Julie Sorensen Receives Award for Work at NYCAMH & Northeast Center

Bassett Healthcare Network's Julie Sorensen, PhD, was recently recognized by the Agricultural Safety & Health Council of America (ASHCA) for her two decades of research and increasing worker safety. ASHCA presented the 2022 Safety & Health Researcher award at their annual national conference. Sorensen is director of Bassett's New York Center for Agricultural Medicine and Health (NYCAMH) and the Northeast Center for Occupational Health and Safety (NEC).

"It's always great to be recognized," says Sorensen. "But this award is especially meaningful because it's coming from industry — the very people we are hoping to support.

"I also have to say that if I have been successful to any degree, it is because I work with talented, dedicated people who give 110% every day."

Julie Sorensen & NYCAMH/NEC team stand with fishermen in Seal Cove, ME
Julie Sorensen, Rebecca Weil, and Judy Graham of NYCAMH/NEC stand with fishermen Tim Butler, Bryan Butler, and Jerimiah Felix in Seal Cove, ME

ASHCA chose Sorensen for the overall impact of work throughout her career rather than for a specific achievement. However, a couple of projects stand out.

Tractors Without Tragedy

Sorensen began New York's rollover protective structures (ROPS) program with Dr. John May in 2007. In New York, tractor rollovers have historically been the most common cause of farm injuries and fatalities. Tractor roll bars dramatically reduce the risk, but they needed to be retrospectively installed on older tractors that weren't originally sold with these safety devices. The ROPS program assisted farmers with the installation of these vital safety devices.

"The ROPS project spoke to the power of talking to your target audience and understanding the problem from their perspective," reflects Sorensen. "Very often in public health, we just assume that knowledge is the problem — that people don't know the right thing to do. However, more often than not, people do understand what will keep them healthy or safe — they just experience barriers getting there."

A listening tour revealed that farmers knew about the danger of tractor rollovers, but finding the right roll bar and hardware to fit a particular tractor's year, make, and model required precious time and money. Given these barriers, most farmers put their faith in their own strong driving skills, hoping for a favorable outcome despite the risk.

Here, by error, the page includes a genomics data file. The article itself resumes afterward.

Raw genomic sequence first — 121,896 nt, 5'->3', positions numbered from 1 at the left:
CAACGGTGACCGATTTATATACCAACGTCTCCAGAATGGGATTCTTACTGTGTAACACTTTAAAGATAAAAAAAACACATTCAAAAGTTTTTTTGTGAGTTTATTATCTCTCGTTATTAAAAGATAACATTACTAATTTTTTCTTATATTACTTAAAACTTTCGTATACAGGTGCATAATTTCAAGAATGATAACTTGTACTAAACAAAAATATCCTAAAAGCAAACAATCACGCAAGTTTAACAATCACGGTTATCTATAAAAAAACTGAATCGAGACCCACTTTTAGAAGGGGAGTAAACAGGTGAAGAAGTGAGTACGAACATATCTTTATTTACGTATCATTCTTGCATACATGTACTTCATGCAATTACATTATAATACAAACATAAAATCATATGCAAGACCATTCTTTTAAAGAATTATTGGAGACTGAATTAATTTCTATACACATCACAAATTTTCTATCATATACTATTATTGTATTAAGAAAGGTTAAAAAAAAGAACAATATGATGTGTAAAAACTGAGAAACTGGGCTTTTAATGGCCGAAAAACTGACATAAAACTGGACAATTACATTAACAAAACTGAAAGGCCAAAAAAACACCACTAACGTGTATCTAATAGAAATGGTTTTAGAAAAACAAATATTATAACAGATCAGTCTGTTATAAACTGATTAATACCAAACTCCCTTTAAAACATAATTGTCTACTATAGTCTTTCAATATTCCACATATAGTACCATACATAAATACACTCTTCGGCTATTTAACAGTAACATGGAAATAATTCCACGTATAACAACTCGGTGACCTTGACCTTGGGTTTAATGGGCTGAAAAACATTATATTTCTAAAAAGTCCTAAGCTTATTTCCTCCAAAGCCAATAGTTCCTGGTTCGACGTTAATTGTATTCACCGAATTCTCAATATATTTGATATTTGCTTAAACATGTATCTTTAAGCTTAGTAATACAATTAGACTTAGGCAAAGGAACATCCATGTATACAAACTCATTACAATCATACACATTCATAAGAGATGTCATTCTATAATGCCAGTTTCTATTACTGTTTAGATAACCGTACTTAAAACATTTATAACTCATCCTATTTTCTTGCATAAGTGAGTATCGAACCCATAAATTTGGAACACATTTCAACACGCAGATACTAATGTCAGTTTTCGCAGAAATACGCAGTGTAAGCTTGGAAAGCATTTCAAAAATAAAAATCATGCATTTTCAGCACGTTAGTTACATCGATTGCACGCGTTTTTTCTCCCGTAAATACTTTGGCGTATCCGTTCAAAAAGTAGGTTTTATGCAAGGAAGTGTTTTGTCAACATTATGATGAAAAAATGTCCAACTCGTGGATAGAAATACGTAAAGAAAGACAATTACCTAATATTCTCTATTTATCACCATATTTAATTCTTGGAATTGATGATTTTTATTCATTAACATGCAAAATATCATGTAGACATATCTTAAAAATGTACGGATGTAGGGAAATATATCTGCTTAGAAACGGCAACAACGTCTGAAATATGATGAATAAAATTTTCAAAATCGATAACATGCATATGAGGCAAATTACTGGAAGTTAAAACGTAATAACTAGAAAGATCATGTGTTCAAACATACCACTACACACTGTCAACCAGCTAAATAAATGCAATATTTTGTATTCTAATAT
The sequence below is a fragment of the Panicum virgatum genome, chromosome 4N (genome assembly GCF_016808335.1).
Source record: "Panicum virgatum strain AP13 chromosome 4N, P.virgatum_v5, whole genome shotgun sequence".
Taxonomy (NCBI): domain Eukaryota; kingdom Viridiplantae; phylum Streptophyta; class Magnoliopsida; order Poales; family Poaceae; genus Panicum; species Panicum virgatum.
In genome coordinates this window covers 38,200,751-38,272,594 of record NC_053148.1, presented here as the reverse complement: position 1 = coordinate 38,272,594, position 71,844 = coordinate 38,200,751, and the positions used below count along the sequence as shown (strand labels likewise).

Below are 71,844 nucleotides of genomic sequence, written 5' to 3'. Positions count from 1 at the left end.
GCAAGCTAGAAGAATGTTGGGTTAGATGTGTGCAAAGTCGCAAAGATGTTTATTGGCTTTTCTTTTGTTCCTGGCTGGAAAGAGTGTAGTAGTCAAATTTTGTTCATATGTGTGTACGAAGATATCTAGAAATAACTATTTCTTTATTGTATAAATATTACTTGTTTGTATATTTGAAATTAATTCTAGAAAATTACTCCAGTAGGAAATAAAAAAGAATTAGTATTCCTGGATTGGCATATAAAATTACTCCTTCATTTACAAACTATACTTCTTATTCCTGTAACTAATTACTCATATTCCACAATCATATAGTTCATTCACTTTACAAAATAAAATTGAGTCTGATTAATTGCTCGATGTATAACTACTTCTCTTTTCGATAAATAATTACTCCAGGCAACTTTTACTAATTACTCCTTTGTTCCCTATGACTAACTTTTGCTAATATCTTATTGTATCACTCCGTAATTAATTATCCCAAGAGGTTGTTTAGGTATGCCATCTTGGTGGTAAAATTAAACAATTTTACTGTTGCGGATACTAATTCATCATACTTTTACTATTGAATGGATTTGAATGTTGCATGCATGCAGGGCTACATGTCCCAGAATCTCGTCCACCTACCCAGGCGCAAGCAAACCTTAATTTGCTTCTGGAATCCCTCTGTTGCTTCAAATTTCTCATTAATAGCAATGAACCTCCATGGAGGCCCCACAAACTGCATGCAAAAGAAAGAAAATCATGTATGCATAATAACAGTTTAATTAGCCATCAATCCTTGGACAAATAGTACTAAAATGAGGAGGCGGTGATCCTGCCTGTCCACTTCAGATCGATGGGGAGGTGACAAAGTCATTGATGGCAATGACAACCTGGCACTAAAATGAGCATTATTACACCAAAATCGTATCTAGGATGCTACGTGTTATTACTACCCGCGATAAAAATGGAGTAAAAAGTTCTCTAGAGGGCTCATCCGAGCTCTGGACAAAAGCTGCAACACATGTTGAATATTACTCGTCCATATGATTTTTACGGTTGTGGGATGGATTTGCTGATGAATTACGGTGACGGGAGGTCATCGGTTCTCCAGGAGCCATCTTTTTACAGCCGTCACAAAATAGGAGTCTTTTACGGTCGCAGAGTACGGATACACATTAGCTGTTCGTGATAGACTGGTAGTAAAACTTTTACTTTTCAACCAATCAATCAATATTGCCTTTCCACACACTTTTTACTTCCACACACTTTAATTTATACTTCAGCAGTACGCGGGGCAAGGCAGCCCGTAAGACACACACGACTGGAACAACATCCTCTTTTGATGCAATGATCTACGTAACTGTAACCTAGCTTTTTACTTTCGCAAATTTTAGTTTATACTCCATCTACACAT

The NY ROPS program addressed all these barriers by creating a hotline that offered to assist with pricing, locating ROPS kits, and offsetting costs with a rebate. A social marketing campaign also emphasized the risk to less-experienced tractor operators, such as young farmhands or to other family members.

The results were dramatic: the demand required them to triple their hotline staffing while local tractor parts dealers initially ran out of stock. Researchers estimate that between 2007 and 2017, the program saved at least ten lives and four million dollars.

Lobstermen with Lifejackets

Years later, Sorensen and the NEC set out to decrease drowning fatalities among New England lobster fishermen. This time her team found that preconceptions that lifejackets were too cumbersome for hard work were the primary barrier. But listening, again, revealed a path forward.

She and her team offered lobstermen a small financial incentive for trying a commercially available lifejacket and then providing feedback. In time they found a number of fisherman-approved models. More importantly, they learned that offering a variety of options was important as body size, specific work tasks, and personal preferences all influenced which model a fisherman preferred. This explained why most lobstermen found lifejackets too restrictive: the chances of someone choosing their "just right" jacket the first time — or even that their local retailer would carry a jacket that met their needs — were slim.

In light of these supply chain issues, the NEC deployed vans with a full selection of lifejackets to ports for lobstermen to try different fisherman-approved lifejacket options. In the end, the program distributed 1,200 life jackets.

"When we started this project, many people thought it would fail because fishermen were never going to wear lifejackets," remembers Sorensen. She explains that they originally planned to deploy their lifejacket van intervention in Massachusetts, but not Maine. As a control group, Maine would offer a comparison for measuring the impact of the program. However, just before deployment, the project's industry Advisory Board stated that it was essential to offer the program in both states. Fishermen were so excited about the program, it seemed, that Maine fishermen would feel left out.

"That's when I realized our team had succeeded," says Sorensen. "If the control group was going to be upset about not getting lifejackets, then it was pretty clear we'd developed the right solution. That's been a wonderful thing to witness."


To learn more about NYCAMH & the NEC's recent work, read the below stories: